I’d be afraid to work with Mandy Aftel on a custom perfume lest she decide I’m precisely suited with an eau de “Piss and Vinegar.” Yet somehow when I get into the marketplace I end up with sugar and spice every time. Twice, anyway.
I figure as a maturing woman I’m allowed a wardrobe of fragrances, especially considering that my first, Versace Crystal Noir, is widely considered too intense for daytime. To find lighter choices, I mashed up one online retailer’s list of summer fragrances with OsMoz’s oriental spicies, woodies, and florals. I ended up with maybe fifteen names. Three stores carried one each, a pain because I don’t think it’s worth the extra shower if I can’t compare arms per trip. The fourth, a quality department store, expected me to ask a young Tim Gunn-type to take them out of mirrored corrals. My mall’s Perfumania, on the other hand, wasn’t intimidating, a wonder cabinet lined with hundreds of smelly jewels from low- (Britney Spears) to high-class (Chanel).
I showed the sharp Persian saleswoman my printouts and she pulled some out, one at a time as if they were diamond rings, shaking each as if it were a Snapple. I rejected two or three based on paper spurts, but offered my arms for L by Lolita Lempicka and Thierry Mugler Angel. The first hit me with a lemon and vanilla mist but faded to a pleasant light sugar with musk. Angel was a wild experience: it started like the worst cheap aftershave, set back almost immediately to a supersonic crème brulee with other notes I couldn’t identify. “Ignore the start, this will last for two or three days,” she said.
I continued to run errands as my body developed them. When Short Stack got into the car she said, “Yum! Some people smell so delicious.” She didn’t have a preference, but said the Angel included “that leaf you made me and Lola eat from the garden.” (Turned out to mean basil). After dinner, Marshall refused to vote. “Whatever you pick I’ll just associate it with you and I’m sure I’ll like it as much as I like the other one.” As with Crystal Noir, I couldn’t stop sniffing that elbow for the middle hours of the scent’s life. The Lolita arm was sweet, fading to something insipid. Certainly not me.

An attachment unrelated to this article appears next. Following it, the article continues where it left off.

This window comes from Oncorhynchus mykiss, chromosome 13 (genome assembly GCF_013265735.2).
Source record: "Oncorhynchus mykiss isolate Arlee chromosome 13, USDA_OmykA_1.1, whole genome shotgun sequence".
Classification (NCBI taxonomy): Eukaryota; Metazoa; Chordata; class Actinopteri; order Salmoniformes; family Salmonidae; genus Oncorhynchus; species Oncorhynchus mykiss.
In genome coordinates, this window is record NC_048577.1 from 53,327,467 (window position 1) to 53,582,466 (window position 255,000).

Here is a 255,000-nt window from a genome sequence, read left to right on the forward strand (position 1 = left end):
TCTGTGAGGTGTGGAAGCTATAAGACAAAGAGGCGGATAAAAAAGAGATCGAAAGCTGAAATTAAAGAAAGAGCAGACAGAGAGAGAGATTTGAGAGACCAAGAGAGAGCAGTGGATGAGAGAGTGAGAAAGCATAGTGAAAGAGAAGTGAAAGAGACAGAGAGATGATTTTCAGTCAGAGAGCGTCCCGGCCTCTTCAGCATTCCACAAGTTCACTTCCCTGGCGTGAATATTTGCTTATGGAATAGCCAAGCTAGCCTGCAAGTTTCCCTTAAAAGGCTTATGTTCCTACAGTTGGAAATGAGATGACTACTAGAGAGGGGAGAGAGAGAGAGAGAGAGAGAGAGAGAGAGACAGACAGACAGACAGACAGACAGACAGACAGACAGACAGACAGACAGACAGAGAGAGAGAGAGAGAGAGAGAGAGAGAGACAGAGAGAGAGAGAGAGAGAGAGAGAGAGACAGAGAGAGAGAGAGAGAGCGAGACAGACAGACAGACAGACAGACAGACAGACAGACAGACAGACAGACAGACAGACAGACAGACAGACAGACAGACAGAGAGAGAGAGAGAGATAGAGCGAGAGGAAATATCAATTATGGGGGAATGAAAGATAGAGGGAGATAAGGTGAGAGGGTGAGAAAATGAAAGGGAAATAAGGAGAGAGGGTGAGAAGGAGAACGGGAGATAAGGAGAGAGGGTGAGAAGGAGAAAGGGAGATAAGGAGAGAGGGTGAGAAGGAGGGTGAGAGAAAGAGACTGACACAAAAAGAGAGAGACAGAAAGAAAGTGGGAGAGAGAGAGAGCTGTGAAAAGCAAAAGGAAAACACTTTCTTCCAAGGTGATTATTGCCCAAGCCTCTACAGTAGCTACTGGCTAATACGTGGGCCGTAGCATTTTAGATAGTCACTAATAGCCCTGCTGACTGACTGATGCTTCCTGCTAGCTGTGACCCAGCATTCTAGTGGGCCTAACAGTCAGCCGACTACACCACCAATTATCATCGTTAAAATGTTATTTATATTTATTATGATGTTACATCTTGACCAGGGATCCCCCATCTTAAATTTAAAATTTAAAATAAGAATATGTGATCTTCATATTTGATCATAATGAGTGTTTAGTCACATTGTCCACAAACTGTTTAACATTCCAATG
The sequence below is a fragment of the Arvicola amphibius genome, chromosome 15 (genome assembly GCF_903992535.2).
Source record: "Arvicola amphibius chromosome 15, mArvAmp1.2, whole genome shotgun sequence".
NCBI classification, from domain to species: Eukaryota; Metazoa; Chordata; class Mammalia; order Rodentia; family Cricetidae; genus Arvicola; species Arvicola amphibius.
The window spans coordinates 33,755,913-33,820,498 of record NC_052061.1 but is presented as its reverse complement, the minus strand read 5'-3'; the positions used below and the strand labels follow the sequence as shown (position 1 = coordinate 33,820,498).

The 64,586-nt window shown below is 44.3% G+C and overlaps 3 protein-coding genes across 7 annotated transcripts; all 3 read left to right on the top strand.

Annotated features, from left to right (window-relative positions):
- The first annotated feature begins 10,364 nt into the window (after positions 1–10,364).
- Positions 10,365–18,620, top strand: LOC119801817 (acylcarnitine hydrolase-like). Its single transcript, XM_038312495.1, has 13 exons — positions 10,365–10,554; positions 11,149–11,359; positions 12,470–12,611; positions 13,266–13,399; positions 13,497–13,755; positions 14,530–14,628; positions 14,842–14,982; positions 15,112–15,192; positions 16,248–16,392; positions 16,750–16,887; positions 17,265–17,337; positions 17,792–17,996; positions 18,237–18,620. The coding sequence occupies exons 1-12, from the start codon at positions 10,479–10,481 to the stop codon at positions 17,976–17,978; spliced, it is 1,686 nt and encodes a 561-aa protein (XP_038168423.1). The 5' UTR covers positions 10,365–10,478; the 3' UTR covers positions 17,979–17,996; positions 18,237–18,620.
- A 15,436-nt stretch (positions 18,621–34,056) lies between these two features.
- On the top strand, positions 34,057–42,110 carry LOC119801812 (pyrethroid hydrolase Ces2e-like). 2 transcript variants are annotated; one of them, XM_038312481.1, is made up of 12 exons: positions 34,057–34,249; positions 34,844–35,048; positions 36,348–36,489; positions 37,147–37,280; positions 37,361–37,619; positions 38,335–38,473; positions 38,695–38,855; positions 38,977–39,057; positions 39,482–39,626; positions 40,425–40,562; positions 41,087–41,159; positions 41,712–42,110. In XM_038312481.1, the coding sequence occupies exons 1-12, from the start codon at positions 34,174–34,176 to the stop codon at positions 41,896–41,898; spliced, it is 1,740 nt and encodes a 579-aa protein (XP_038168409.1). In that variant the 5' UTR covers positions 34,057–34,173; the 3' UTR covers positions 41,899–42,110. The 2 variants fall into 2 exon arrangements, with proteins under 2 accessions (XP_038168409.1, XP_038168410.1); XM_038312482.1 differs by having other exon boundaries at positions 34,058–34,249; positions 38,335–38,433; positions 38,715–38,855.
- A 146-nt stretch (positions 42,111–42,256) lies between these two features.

By morning Angel had turned to brown sugar and patchouli, though less composty than the patchoulis I recall on hippies at school. Vanilla and musk remained on my clothes. I would be jazzed to own a Mugler at last; their perfumer is the brain behind the limited edition coffret that accompanied the movie of Patrick Suskind’s “Perfume,” my favorite crossover trashy novel. So, SOLD.
Why do I keep going for things that smell like cake? I am so not sweet. Perhaps “cloying” describes me? (I do wish to be liked.) Does the metaphor have to fit, or am I being a fragrance newbie? Is it because men’s most sexual scent association is with Cinnabon, which is classified oriental spicy? (Am I a man? I sure smell like a girl now).
Keep your nose tuned: I’ll start shopping for a third after this Visa bill is paid.
* * * * * * * * *
Here’s the official description of Thierry Mugler Angel:
- top notes of fruits, dewberry, helonial, and honey
- middle notes of chocolate, caramel, and coumarin [the active ingredient in coumadin!]
- base notes of vanilla and patchouli.
And of Versace Crystal Noir:
- top note, “headspace” of gardenia [not the flower, but the air scented by the flower – a magical and suspicious description]
- middle notes of peony and orange blossom
- base notes of amber, musk and sandalwood.
* * * * * * * * *
* * * Comments * * *